TITLE: Challenges with Liquid Cooling
Liquid cooling is key to dealing with the heat density, reducing energy consumption, and increasing the performance of this generation of supercomputers and becomes even more predominant on the roadmap for the foreseeable future. The transition to liquid cooling, however, comes with challenges.
One challenge is that each system and each site comes with its specific issues regarding liquid cooling. These complicate procurements, design, installation, operations, and maintenance.
This panel will review the immediate past history from a lessons learned perspective as well as discuss what’s needed for liquid cooling to be implemented more readily in the future. This includes challenges such as data and metrics to assess the relative efficiencies of the different cooling technologies, water quality, heat recovery, the disparity between building life and cluster life, and other issues.
How can we as a community address these challenges?
- Torsten Wilde, LRZ
- Josip Loncaric, LANL
- Michael Patterson, Intel
- Thomas Blum, Megware
- Nic Dube, HP
- Jean-Pierre Panziera, Bull
- Giovanbattista Mattiussi, Eurotech
- Ingmar Meijer, IBM
Moderators are from key supercomputing centers in Europe and the United States. Panelists are representatives from key vendors, also from Europe, the United States and Canada.
The panel will start with the moderators giving a brief presentation on the issues and challenges that they face at their data centers. This will set the stage. These moderators will then promote dialogue and discussion about potential solutions to these issues and challenges.
Below is an example of a common ‘liquid cooling’ issue.
Each platform comes with its specifics regarding liquid cooling, which have to be addressed at installation. When the platform is decommissioned, the facility water systems stay, but platform-specific piping is gone.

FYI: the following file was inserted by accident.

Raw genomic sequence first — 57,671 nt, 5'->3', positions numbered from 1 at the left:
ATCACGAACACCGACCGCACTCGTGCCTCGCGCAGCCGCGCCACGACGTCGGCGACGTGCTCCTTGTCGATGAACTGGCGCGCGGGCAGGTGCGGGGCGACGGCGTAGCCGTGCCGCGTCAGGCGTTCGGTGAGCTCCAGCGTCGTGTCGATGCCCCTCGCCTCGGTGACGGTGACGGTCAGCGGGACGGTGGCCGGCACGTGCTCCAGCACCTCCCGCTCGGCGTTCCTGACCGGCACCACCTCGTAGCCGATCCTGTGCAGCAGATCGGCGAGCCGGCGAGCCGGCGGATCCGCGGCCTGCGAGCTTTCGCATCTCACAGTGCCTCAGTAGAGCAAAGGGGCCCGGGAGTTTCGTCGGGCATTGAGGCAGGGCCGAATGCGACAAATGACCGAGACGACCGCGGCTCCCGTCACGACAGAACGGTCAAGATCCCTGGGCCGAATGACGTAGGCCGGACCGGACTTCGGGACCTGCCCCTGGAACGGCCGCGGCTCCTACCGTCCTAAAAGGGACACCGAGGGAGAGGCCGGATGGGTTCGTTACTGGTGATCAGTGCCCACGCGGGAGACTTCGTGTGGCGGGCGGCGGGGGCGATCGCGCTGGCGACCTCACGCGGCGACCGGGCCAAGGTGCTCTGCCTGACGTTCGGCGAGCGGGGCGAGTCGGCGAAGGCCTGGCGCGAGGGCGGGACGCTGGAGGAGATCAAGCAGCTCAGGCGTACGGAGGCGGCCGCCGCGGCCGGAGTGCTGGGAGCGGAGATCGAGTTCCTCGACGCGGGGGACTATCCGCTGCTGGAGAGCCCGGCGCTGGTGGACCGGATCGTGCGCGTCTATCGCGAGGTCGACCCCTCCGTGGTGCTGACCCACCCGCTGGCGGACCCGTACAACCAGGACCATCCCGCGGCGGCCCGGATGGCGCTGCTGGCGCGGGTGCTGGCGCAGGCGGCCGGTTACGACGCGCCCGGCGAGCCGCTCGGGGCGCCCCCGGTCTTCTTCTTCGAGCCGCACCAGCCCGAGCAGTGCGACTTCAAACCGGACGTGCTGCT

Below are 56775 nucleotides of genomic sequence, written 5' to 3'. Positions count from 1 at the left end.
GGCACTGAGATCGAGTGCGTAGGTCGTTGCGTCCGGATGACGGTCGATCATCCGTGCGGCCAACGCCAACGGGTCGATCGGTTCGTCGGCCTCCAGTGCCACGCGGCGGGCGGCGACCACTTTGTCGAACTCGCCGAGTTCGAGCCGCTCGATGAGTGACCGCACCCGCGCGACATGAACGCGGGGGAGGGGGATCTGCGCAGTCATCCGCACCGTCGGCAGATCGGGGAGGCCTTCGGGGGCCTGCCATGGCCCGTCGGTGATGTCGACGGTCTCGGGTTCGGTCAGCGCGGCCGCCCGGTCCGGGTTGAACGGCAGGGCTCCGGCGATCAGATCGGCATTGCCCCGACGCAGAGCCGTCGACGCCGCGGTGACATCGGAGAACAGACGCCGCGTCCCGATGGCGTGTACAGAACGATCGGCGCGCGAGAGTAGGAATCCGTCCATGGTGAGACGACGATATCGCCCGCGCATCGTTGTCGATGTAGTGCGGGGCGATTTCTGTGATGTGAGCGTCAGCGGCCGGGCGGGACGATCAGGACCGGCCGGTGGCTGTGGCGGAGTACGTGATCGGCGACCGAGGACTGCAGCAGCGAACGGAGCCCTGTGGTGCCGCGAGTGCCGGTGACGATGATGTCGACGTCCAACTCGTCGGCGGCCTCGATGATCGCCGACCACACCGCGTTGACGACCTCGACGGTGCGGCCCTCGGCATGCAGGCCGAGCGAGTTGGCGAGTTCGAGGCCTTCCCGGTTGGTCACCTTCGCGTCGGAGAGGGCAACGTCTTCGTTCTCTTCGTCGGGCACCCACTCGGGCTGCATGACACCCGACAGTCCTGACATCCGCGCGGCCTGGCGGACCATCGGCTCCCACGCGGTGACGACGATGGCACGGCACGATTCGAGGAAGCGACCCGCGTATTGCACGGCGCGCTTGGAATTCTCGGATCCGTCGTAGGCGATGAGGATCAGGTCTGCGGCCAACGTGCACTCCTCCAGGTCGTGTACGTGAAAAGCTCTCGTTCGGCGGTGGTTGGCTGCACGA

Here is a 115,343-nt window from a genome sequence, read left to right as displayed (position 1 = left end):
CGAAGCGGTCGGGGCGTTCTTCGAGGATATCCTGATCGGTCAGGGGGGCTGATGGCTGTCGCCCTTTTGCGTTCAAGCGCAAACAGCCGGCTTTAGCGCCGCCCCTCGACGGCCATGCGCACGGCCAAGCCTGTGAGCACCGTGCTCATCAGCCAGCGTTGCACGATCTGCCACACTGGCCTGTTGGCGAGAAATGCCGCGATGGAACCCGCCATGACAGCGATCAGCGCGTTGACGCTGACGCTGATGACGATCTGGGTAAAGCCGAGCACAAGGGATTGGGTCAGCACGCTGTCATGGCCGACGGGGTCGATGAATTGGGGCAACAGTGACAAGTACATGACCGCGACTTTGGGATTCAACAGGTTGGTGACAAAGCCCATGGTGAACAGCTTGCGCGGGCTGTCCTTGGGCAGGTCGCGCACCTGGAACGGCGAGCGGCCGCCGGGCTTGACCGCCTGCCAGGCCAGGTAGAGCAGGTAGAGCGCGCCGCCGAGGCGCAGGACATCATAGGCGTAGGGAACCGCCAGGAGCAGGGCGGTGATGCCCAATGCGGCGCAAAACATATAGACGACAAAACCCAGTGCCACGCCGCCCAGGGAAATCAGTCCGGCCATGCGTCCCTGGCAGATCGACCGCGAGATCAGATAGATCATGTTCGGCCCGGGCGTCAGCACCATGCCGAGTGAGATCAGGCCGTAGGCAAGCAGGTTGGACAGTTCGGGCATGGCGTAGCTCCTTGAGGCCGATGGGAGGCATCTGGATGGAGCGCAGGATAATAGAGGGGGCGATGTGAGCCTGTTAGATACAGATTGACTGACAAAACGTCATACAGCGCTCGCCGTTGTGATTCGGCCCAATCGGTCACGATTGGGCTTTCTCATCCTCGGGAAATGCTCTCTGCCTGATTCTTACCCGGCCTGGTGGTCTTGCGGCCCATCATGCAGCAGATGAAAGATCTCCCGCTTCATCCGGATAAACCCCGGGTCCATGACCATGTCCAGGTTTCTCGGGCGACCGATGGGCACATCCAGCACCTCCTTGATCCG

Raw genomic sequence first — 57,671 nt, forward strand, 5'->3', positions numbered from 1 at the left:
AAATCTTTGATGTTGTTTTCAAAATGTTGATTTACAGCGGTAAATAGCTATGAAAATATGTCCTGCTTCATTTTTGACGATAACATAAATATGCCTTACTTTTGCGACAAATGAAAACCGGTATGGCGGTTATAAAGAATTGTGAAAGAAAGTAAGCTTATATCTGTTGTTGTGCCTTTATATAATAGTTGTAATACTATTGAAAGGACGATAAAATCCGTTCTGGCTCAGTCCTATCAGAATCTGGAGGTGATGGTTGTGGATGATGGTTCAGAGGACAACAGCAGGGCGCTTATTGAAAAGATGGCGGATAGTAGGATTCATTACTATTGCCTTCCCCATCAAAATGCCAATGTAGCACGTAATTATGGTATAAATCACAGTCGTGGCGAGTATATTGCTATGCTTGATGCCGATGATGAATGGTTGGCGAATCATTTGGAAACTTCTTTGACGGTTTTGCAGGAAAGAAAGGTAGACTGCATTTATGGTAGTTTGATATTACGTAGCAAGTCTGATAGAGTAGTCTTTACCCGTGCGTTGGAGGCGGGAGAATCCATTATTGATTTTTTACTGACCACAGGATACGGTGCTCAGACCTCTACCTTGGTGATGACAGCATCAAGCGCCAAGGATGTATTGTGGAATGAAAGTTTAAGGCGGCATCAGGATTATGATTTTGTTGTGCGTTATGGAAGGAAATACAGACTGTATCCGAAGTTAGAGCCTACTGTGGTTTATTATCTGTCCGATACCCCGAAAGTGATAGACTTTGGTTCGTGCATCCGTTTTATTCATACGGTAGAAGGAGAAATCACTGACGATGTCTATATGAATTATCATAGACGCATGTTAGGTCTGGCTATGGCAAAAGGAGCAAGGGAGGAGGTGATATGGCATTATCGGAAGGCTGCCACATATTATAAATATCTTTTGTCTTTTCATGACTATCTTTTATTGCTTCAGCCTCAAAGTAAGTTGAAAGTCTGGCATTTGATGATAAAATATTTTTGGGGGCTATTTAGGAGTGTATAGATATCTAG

Facilities support multiple platforms at a time and multiple generations of platforms over time. Facility water systems therefore need to provide enough flexibility to do this.
We need to separate facility water systems, which are stable but flexible; from platform water systems, which are specific and transient.
One way to make progress is to realize that platform vendors have already dealt with this problem: They need to pre-ship test equipment they sell, and that means connecting liquid cooling. Normally, they do this in sensible chunks, e.g. a rack or multiple racks with their CDU.
So, if the facility is built using commonly used piping sizes, it should not be too hard to design and build platform water connections to those headers.
So, here is an idea: Ask platform vendors how they supply water to platforms in pre-ship testing. Discuss, and select some pipe sizes that seem to be common. Build facilities with these kinds of headers; and ask platform vendors to design piping to connect to them -- which should not be too hard because they have to do this anyway at their factory before platform delivery.
One example: Design facility to provide N connections of 4-8" each (some common diameter in that range). Design platform 1 to connect to K1 such headers, platform 2 to connect to K2 headers, etc. Pressures, water flows, temperatures, dynamic responses have to be considered; but one has to chunk up the aggregate flow to each platform anyway, at the CDU or rack level -- so that could be done without too much disruption if we follow common industry practices.